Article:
Where were you on September 11th? What do you remember?
I was awakened earlier than usual to be told that a close relative was in the hospital with a broken hip, so when I flipped on NPR to catch the morning headlines and heard that a plane had crashed into the Trade Center, I immediately turned on the television and was shocked to watch as that second plane went in. The first could have been a weird accident; the second was clearly deliberate, but who? why? The horror continued as I flashed on the few times I'd taken an elevator up to one of the towers' high floors. How long it took even on the express. To think of trying to walk down through smoke and fire . . .? Ghastly. In addition to all the people who died that day, there were even more deaths to come. Of the two close friends who lived in lower Manhattan, I'm convinced that breathing those contaminants for months caused the death of one and hastened the end of the other even though neither was in the building itself.
From Nancy Martin:
I was living on a mountaintop in rural Virgina--alone because my husband had already moved back to Pennsylvania for a job. Between writing the last chapter of my first mystery, I was packing boxes that morning and watching the Today show. With packing tape in my hand, I heard Katie Couric's incredulous voice saying, "We don't want to alarm anyone, but it looks as if a small plane may have crashed into the World Trade Center." And while I watched, the second plane hit. I thought, "My daughter is in New York," and you know that expression "my blood ran cold?" Well, that's how I felt---as if a terrible block of ice hit my chest and spread through my veins all the way to my fingertips.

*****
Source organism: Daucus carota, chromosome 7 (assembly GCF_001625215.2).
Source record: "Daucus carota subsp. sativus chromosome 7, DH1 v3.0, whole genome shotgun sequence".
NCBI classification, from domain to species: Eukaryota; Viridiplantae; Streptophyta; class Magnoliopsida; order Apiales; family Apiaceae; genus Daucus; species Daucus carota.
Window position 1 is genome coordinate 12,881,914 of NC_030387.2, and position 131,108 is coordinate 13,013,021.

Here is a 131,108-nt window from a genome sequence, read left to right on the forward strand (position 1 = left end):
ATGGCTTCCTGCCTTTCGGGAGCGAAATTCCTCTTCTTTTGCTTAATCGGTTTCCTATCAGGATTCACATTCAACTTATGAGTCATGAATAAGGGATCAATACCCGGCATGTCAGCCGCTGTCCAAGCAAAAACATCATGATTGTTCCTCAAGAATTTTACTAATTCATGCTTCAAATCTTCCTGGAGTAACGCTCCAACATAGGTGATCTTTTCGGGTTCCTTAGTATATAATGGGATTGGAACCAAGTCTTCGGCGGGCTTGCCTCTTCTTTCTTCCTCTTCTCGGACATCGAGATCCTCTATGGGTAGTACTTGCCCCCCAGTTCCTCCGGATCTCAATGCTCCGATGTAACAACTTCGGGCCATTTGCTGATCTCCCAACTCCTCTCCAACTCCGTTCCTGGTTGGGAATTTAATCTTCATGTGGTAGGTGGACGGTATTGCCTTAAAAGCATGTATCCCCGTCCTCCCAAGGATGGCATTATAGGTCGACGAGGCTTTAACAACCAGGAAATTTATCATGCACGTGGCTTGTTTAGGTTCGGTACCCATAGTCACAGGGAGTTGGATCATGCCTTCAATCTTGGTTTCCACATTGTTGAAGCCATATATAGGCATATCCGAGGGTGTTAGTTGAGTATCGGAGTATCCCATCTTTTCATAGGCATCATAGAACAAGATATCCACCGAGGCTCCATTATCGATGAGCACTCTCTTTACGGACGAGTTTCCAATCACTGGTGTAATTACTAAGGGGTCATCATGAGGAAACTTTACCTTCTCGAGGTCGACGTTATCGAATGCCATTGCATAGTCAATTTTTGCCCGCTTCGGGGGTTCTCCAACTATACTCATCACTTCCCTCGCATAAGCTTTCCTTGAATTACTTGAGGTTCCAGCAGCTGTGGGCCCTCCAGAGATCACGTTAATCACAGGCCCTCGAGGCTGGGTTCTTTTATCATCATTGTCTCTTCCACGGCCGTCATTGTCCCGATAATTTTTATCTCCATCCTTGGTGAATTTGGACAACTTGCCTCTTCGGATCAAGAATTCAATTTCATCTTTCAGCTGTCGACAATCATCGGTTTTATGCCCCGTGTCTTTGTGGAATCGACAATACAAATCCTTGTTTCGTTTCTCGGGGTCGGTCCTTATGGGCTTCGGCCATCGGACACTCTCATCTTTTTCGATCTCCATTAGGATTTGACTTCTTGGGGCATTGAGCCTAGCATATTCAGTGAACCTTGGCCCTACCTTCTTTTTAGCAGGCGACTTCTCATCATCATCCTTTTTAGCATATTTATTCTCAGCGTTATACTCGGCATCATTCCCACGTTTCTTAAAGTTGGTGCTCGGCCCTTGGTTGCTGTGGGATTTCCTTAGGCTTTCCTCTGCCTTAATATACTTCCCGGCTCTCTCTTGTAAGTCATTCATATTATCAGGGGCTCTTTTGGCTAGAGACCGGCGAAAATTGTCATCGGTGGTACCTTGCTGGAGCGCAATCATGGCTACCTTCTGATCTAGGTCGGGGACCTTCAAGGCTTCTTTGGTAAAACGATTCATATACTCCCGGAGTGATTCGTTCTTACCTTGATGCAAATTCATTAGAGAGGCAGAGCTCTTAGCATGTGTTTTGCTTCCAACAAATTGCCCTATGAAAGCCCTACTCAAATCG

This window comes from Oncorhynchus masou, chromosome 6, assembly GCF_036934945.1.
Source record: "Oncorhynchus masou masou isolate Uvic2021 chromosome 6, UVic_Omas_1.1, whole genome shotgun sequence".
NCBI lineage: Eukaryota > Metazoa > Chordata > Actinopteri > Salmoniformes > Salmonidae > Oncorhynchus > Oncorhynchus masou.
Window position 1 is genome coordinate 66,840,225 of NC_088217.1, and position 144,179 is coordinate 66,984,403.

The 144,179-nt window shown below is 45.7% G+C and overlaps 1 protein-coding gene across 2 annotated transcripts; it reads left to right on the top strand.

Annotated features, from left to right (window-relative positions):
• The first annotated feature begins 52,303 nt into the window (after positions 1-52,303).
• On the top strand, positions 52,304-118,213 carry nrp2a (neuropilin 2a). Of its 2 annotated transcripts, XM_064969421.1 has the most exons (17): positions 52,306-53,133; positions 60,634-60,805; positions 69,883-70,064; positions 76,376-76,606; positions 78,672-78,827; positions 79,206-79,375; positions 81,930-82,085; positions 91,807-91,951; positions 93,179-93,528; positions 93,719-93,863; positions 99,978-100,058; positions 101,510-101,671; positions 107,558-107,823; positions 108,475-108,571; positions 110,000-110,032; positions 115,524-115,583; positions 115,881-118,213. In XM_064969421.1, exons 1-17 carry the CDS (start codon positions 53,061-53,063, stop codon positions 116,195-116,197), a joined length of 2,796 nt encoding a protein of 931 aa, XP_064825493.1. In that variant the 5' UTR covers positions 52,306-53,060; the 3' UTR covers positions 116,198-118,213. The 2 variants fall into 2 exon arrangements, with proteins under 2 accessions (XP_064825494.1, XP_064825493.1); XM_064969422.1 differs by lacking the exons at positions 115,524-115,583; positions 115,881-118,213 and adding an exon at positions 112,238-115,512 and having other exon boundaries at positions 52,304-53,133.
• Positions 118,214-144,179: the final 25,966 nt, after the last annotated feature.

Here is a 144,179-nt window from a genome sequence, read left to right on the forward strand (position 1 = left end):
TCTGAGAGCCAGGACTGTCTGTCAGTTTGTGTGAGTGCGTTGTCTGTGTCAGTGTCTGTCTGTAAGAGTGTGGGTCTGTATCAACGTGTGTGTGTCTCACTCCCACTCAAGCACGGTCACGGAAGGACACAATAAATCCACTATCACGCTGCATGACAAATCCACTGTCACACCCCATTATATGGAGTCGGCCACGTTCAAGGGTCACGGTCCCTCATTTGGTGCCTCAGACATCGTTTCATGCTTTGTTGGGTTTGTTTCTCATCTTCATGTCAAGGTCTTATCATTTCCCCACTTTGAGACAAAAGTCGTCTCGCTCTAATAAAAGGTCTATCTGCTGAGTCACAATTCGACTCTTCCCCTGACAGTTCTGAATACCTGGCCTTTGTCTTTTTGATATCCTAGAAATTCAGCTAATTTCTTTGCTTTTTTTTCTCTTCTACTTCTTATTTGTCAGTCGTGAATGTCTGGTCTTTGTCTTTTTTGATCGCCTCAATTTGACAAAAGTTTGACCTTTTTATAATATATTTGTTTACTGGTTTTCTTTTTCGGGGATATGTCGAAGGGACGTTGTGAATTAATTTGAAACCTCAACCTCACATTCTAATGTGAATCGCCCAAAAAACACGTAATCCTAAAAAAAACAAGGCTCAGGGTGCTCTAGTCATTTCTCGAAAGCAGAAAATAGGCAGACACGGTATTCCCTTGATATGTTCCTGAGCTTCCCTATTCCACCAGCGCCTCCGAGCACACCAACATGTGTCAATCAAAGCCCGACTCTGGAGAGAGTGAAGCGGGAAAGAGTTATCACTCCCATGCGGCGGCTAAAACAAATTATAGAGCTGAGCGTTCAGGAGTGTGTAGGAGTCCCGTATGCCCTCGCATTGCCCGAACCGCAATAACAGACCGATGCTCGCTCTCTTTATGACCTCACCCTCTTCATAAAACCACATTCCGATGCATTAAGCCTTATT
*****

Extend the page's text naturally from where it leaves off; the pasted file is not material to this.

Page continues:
An instant later, the phone rang, and the voice of my great friend (and backblogger!) cried, "Are you seeing this?" It was just like our mothers telling us about Pearl Harbor. We couldn't believe it. The sky was so blue and perfect. For hours, I kept trying my daughter's phone, but of course it was out. Thank God for Ethernet. When she got back from class, we emailed, and she begged me to phone her boyfriend's mother in DC. Her boyfriend had been on a plane from New York that morning, but I couldn't make the call. I kept thinking he'd been in the plane that crashed into the Pentagon. I couldn't call a mother whose son had died. But he was already on the subway in DC when the plane went down, and he reached my daughter by email within a few hours.
My mother called from Pennsylvania. Her voice shook. "An airliner flew over the golf course. It was so low, we thought we could reach up and touch it." That was minutes before it crashed. When I phoned my husband--already at his new banking job--he said in amazement that the guys he'd been doing business with the previous day weren't answering their phones. They worked for Cantor Fitzgerald. My sister, in Brooklyn, said her front steps were covered in burned bits of paper with the Cantor Fitzgerald letterhead.
That night, alone in the house on the mountain, I heard a tremendous roar of powerful engines down in the valley. It went on for hours, and the concussion rattled the windows of the house. I was afraid to go outside to listen by myself, so I took the dog, and Dolly and I stood on the lawn, listening in the dark. Dolly leaned against my leg. I remember how warm she felt, and comforting. Turns out, all the east coast railroad companies had sent their locomotives to hide in the old coal yard in the town below. To be safe from terrorists. Terrorists! What was a terrorist?
I remember how we all felt in the weeks that followed--joined in a common spirit. Makes the current Congress look so self-absorbed and petty. If nothing else, I'm glad we have so many stories of heroism and patriotism and unity from that terrible day.
From Barbara O'Neal: